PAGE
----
Orioles catcher Tom Gastall – The Bird who should’ve stayed on the ground
Tom Gastall was blessed with the type of athletic ability that most of us can only dream of. The Fall River, Massachusetts native had four major league baseball teams attempting to sign him prior to his final year at Boston University, dreaming he’d turn out like the school’s most famous baseball alum, Hall of Fame catcher Mickey Cochrane.
Though his family could’ve used the money, Gastall returned for his senior season, batted .390, served as captain of the baseball and basketball teams, and quarterbacked the Terriers to the most successful season in their history to that point. Unsurprisingly, the university named him athlete-of-the-year, and his professional options widened even more when the Detroit Lions selected him in the 1955 NFL draft.
The rangy 6’2″, 187-pounder opted to pursue baseball though, signing with the second-year Baltimore Orioles as a $40,000 bonus baby on June 20. Under the rules in effect at the time, any player signed for more than $4,000 had to spend a minimum of two full years on the major league roster before they could be farmed out. The needy Orioles had more of these “bonus babies” than any team in baseball, so Gastall didn’t have to wait for his baptism by fire, seeing action against Bob Feller of the Indians his very first week.
Tragically, the quarterback that preceded Gastall at Boston University, Harry Agganis, died suddenly on June 27 at the age of 26. Like Gastall, Agganis became a major league baseball player, batting .261 in 157 games with the Red Sox in 1954-55 before a massive pulmonary embolism (blood clot in layman’s terms) claimed his life. That only makes Gastall’s fate even stranger in retrospect.
The Orioles loved Gastall’s strong arm, but he had a lot to learn before they would give him significant playing time. He batted only twenty-seven times in twenty games in 1955, managing only four hits for a .148 average.
“He’d get mad at me because he thought I didn’t use him enough,” Baltimore manager Paul Richards said in 1956. “I never saw such restless energy in any kid. There could be a thing, I guess, as too much hustle. If there is, then Tommy Gastall had it.”
Gastall backed up catchers Gus Triandos and Hal Smith for the second straight year in 1956, and saw action in just thirty-two games as Baltimore continued to nurse him along slowly. Gastall batted only .196 in fifty-six at bats, but he was still only 24-years-old, and the Orioles were counting on him to play a bigger role in 1957. To prove it, they traded Smith to Kansas City on August 17, making Gastall the primary backup to Triandos the rest of the year. Unfortunately, cirumstances forced the Orioles to look in a new direction before the season was over.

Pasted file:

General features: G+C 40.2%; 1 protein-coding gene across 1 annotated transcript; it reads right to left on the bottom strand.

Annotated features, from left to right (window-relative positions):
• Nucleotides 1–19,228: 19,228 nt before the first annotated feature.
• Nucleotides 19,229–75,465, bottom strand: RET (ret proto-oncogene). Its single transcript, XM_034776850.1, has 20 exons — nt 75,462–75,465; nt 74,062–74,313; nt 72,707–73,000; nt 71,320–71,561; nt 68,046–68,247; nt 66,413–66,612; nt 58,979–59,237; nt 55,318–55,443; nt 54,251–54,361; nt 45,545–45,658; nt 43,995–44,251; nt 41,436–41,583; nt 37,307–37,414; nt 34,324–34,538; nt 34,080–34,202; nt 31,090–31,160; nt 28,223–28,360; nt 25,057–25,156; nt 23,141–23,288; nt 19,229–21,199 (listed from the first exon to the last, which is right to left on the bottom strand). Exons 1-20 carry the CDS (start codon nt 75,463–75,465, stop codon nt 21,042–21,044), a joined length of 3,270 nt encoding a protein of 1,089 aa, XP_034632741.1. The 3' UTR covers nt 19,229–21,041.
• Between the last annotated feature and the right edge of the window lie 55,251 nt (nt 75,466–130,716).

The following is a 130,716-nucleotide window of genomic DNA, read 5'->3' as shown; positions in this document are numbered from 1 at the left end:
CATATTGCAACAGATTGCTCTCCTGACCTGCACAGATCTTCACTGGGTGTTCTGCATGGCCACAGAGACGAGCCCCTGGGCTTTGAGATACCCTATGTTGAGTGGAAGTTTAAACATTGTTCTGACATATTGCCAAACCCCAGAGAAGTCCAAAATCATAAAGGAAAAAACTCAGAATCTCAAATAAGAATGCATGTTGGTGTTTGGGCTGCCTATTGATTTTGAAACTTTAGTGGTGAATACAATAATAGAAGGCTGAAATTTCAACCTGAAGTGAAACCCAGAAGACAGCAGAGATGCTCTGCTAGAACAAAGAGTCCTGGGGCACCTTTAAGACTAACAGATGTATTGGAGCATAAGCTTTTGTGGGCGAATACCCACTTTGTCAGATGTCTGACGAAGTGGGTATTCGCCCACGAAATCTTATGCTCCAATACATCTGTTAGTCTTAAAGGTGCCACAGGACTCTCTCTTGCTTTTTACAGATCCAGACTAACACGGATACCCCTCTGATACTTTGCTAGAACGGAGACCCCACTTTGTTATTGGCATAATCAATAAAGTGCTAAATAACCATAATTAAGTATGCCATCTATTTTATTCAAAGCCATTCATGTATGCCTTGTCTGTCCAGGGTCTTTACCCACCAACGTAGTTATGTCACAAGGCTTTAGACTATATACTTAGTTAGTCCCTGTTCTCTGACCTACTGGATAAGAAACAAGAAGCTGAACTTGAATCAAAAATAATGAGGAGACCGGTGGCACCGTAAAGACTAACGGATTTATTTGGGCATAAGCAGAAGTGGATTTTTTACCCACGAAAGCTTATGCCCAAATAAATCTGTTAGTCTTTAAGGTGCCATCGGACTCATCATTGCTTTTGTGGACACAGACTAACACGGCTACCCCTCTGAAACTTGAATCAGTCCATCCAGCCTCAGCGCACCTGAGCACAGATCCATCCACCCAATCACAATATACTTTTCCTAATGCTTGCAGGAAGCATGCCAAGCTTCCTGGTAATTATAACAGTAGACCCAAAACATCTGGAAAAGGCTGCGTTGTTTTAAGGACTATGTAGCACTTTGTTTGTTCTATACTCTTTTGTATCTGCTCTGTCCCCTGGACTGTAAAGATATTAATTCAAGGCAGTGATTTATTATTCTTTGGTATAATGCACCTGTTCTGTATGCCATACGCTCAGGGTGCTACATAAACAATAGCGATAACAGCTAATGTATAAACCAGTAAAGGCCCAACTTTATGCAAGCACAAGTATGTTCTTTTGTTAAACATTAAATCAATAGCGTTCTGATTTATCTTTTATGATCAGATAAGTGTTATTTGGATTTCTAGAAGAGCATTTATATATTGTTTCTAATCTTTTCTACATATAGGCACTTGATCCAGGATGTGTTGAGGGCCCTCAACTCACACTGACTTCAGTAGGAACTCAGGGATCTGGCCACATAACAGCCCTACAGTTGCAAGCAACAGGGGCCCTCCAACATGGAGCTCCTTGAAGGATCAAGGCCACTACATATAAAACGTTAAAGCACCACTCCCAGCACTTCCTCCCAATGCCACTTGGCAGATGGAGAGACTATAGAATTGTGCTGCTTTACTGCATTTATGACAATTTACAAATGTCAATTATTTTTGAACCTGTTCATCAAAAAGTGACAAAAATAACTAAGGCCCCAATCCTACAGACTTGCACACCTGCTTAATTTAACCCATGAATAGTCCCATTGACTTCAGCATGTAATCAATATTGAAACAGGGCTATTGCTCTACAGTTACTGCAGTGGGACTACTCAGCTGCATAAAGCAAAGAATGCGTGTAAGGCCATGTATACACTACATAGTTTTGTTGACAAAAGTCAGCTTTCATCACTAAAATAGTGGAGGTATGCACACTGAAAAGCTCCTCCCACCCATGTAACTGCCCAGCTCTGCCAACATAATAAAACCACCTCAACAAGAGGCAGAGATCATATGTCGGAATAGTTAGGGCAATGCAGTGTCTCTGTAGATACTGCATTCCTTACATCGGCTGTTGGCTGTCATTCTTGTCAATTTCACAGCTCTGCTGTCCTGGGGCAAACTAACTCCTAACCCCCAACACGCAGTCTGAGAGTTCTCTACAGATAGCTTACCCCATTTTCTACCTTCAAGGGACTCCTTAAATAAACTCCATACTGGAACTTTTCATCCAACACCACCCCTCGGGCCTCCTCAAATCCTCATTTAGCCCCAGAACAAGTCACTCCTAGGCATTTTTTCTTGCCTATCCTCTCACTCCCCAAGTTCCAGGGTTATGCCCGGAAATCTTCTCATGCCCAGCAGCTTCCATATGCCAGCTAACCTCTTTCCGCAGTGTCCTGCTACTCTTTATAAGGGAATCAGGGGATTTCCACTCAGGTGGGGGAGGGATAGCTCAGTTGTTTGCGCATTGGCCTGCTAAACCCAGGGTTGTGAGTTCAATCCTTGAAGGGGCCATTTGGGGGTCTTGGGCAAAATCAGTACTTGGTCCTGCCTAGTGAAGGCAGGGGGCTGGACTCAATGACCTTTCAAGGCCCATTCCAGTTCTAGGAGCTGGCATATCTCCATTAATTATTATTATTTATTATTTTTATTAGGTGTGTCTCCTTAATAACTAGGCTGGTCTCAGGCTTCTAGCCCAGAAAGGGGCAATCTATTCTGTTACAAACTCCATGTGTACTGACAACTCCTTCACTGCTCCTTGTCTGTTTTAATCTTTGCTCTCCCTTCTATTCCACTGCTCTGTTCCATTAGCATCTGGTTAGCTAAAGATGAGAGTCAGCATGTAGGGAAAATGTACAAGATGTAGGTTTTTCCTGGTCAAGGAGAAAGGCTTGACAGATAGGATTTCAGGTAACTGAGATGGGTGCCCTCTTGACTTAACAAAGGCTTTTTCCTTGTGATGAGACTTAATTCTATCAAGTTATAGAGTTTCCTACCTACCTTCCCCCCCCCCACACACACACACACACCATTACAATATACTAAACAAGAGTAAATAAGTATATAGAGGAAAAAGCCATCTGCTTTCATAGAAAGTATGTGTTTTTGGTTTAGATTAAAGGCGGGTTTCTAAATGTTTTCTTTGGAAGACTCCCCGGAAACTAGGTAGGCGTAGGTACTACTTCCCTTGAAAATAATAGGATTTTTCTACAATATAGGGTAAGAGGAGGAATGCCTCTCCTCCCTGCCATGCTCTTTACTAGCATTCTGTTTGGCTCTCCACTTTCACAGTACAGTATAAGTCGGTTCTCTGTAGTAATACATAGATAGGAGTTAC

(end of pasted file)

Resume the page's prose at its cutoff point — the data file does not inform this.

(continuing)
On September 20, the O’s returned home from a 3-6 road trip for an off-day before their final homestand of the year. The team got together for a short practice at Memorial Stadium, after which Gastall intended to add to the twenty or so solo hours he’d logged on his student pilot’s license. He’d purchased a plane a couple months ago, and wanted to be able to fly it home to Massachusetts when the season ended in ten days.
“Don’t go up in that thing,” shortstop Willy Miranda told him, but Gastall would not be deterred.
“He kept talking about what a great day it was for flying,” recalled Triandos, who shared a ride home from the ballpark with his understudy. “And how he could hardly wait to get up there.”
While Gastall’s flights were not unknown among his teammate, he didn’t want Richards and the front office to know what he was up to. “Do me a favor and don’t write anything about my flying,” Gastall implored a reporter. “Maybe they won’t like it.” Indeed, Richards said quite clearly that he would’ve grounded the catcher had he known about it, but he found out too late.
Gastall took off that Thursday from Harbor Field outside Baltimore around 4:50 p.m. He landed in Easton on Maryland’s Eastern Shore, but his radio call at 6:21 on the return trip was the last anybody ever heard from him. “I’m going into the water” were Gastall’s last words.
The Coast Guard immediately dispatched two 40-foot patrol boats to look for him, and as others joined in the search, an oil slick and a cushion from Gastall’s aircraft were found floating in the Chesapeake Bay. Though it was a relatively congested area, no witnesses had seen a thing. Later, another cushion from the plane was discovered and, finally, Gastall’s body was discovered floating off Riviera Beach five days after his plane went down.
“He was a funny kid,” remarked Richards. “He always had to prove something to himself, which is perhaps the reason he took up flying.”
by MALCOLM ALLEN